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Aso Rock steps up war against media •Soldiers beat up vendors, seize newspapers; clampdown on radio and TV looms

By News Express on 09/06/2014

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For the third day running, the Federal Government yesterday, through the Nigerian Army, continued its siege on the media, intensifying what appears to be an unambiguous campaign of suppression.

Just last Tuesday, the National Broadcasting Commission (NBC) had ordered all radio and television stations to submit details of their live programmes, at least 48 hours before live interviews, rallies and other such events. The Nigerian Union of Journalists (NUJ) has raised the alarm, saying that the two developments represent a clear attempt by the Goodluck Jonathan administration to muzzle the media.

In the continuing crackdown on the press, soldiers beat up vendors who displayed copies of The Nation were beaten up in some parts of Lagos and had their papers confiscated.

In Warri, Delta State, plain-clothe security agents, suspected to be men of the Department of State Security (DSS) or Directorate of Military Intelligence (DMI), replaced soldiers at the newspaper depot at Airport Junction on the Warri/Sapele Road, Warri.

Six heavily-armed soldiers were sighted at the Jakpa Junction entry point into the city.

They were on the lookout for vehicles heading towards Airport Junction conveying newspapers.

The Nation’s Sales Manager, Mr. Olaribigbe Bello, said the vehicle conveying The Nation to Jos, the Plateau State capital, was delayed for about five hours and was later released after being searched.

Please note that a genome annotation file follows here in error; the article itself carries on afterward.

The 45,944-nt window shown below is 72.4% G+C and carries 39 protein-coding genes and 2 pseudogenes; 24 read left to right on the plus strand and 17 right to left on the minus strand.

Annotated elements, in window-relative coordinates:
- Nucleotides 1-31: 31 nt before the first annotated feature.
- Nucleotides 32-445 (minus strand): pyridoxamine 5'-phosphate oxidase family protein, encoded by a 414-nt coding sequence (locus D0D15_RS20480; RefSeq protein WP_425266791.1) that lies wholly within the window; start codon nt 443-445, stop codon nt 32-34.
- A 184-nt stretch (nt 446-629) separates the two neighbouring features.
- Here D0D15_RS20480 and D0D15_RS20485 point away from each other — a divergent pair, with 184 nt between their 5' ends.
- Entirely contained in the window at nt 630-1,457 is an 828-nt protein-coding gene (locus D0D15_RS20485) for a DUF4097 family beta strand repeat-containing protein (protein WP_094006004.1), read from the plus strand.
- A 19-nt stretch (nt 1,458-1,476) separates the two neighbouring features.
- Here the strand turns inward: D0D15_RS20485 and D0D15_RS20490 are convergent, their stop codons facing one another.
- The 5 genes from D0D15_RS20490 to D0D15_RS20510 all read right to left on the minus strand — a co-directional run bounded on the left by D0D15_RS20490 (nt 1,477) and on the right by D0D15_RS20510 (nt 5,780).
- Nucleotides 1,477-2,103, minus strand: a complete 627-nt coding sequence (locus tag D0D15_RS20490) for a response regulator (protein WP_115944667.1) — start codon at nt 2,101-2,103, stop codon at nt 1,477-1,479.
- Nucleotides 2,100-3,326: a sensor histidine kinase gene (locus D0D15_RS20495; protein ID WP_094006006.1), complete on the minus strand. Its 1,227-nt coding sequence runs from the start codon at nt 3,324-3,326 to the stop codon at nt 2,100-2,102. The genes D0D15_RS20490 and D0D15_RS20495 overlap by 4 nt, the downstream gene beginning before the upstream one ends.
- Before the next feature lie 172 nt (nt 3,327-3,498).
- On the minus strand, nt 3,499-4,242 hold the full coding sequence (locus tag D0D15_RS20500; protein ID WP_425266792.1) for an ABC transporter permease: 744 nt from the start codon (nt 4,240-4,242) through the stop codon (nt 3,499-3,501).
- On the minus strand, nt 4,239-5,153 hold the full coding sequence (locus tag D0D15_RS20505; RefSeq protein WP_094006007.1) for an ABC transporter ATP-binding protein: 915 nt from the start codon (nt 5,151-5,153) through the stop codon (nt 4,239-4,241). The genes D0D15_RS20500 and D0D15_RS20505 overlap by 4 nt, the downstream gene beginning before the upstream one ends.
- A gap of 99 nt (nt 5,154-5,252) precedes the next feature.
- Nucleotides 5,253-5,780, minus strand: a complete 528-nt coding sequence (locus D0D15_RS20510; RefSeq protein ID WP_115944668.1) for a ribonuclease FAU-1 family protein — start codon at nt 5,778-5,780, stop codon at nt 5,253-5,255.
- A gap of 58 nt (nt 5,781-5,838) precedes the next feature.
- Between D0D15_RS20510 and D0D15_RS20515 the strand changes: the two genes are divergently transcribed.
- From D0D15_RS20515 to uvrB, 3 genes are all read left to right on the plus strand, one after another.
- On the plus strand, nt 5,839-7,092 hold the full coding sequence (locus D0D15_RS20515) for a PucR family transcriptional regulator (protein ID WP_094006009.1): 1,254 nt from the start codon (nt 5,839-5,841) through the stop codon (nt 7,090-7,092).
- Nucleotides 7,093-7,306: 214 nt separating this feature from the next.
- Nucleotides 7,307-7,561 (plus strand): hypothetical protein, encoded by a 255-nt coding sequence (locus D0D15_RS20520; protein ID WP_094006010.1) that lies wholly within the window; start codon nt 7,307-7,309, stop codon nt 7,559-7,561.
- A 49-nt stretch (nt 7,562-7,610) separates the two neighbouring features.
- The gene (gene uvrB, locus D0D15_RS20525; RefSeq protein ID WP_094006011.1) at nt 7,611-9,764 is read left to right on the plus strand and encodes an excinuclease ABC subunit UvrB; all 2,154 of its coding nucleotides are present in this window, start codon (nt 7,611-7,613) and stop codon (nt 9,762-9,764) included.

In Oyo, a vendor, Jimoh Afeez, was beaten up for displaying The Nation. Another vendor is said to have been in military custody since Friday.

After the newspapers had been distributed, the soldiers attacked and beat up the vendors, and sought to know how The Nation got to the market.

In Makurdi, after the papers had been distributed, the some uniformed men went to the distribution centre to look for the sales representative.

The same intimidatory tactic was adopted in Ibadan, where plain-clothes men stood at The Nation office, waiting to arrest the sales representative.

In Benin, Edo State, vendors were ordered not to display The Nation.

In some parts of Benin, newspapers were seized and were later released after about four hours.

In Lagos, soldiers beat up vendors for displaying the newspaper, and seized all the copies, especially in Abule Egba area.

The Nation’s General Manager Southsouth, Mr Olatunde Olasogba, said soldiers were at the distribution centres in Bayelsa and Benin.

Vendors, he said, were generally afraid to collect and display the newspaper for fear of being beaten up or arrested.

Soldiers confiscated all copies of The Nation and Sporting Life in a distribution van heading for Bayelsa, Delta and Edo states. The vehicle was arrested at Ahoada enroute Bayela.

Another vehicle going to Enugu via Owerri and Onitsha was arrested at Elele, detained for several hours and released at about 3pm.

“We couldn’t circulate in Enugu, Owerri, Awka and Asaba. Our sales are almost zero. The soldiers have forced our sales to crash. We could not reach most Southeast states which fundamentally affected our sales,” Olasogba said.